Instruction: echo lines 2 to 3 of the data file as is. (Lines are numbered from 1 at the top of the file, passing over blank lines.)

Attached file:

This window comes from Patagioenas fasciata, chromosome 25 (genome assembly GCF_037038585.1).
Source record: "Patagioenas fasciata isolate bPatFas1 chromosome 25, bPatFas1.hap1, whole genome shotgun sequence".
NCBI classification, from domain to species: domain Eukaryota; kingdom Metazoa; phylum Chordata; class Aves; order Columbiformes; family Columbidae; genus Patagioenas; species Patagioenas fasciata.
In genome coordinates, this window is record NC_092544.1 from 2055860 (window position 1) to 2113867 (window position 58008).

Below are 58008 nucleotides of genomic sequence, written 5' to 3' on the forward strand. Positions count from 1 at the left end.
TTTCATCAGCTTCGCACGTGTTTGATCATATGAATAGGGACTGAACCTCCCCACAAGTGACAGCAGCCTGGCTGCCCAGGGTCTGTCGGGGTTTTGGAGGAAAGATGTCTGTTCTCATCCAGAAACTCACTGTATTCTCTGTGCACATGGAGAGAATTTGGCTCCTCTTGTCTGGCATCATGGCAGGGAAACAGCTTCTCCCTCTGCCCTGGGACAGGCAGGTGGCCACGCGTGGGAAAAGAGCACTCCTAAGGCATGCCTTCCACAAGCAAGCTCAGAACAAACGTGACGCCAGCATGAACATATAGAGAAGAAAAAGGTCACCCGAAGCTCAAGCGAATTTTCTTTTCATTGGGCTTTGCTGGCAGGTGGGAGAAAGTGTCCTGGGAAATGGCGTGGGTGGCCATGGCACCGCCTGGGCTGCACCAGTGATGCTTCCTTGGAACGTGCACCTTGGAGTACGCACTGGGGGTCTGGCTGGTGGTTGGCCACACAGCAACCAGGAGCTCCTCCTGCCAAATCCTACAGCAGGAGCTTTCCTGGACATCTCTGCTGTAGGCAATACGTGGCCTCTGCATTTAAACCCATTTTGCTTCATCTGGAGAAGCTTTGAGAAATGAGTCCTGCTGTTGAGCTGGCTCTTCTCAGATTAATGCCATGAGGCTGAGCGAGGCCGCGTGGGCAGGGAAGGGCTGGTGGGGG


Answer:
Source record: "Patagioenas fasciata isolate bPatFas1 chromosome 25, bPatFas1.hap1, whole genome shotgun sequence".
NCBI classification, from domain to species: domain Eukaryota; kingdom Metazoa; phylum Chordata; class Aves; order Columbiformes; family Columbidae; genus Patagioenas; species Patagioenas fasciata.